ausTIN CANs 2158 | 2023 Build Blog

Bumper Mounting System

My team uses a spring loaded bumper latch to secure our bumpers. When the bumper is pushed down, it is locked in until the release lever (the tall thing sticking up) if flicked.

The bumper latch unlocked.

The bumper latch locked in.

In addition to these, we used some slide-in dovetails to further support the bumper. This was also done to support it per 8" according to bumper rules. The holder is bolted directly to the frame-rail while the slider is connected to the bumper plywood. Both of these pieces are 3D printed PLA at 45% infill and 6 walls. The holder breaks occasionally but not often enough to be a problem.

Picture of dovetail support

We also use 3D printed corner brackets to further support the bumper. This reinforces the bumper corner to the frame, which reduces the lateral forces on the other mounting components.

Photo of bumper corner

Final bumper latch

The lever was originally much smaller (see below) but it was changed in order to easier access them next to the bumpers. The lever was also originally PLA but would break under the upward force of the bumper, so it was later changed to polycarbonate. The front plate of the latch is aluminum in order to bear the load of downward force on the bumper.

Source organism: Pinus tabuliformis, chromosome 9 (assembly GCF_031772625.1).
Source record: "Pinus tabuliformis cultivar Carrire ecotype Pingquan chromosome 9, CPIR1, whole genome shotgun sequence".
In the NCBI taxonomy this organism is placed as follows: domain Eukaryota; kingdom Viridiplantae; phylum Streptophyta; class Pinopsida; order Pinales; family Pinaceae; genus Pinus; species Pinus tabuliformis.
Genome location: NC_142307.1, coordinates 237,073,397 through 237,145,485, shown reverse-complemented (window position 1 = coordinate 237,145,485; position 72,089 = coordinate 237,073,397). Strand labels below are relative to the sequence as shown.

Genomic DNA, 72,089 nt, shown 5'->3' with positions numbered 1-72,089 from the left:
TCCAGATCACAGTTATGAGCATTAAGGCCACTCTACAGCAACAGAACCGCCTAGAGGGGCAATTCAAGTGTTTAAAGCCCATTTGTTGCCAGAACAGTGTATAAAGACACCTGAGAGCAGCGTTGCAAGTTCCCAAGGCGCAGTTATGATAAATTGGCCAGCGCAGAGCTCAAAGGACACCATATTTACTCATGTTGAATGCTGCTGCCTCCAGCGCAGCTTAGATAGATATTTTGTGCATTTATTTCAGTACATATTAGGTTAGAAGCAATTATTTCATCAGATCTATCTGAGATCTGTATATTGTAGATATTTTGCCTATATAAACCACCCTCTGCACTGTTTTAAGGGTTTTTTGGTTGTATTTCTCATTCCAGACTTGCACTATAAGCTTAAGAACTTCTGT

The small lever.

The pin is a 1/4-20 bolt with an aluminum spacer attached. The spacer was originally 3D printed but was unreliable so we switched to aluminum. The pins and dovetails are attached to the bumper by T-nuts in the bumper plywood. The mounting holes are patterned to allow for flexible placement of the bumper latches and dovetails.

T-nuts inside of bumper plywood.

The full constructed bumper latch.

The spring is cut down and bent to fit into the bumper latch and lever, it is not used out of the box (see below)

Picture of bent spring

Picture of where the spring goes in the back plate

Bumper Latch CAD file: Onshape

Link to spring: McMaster-Carr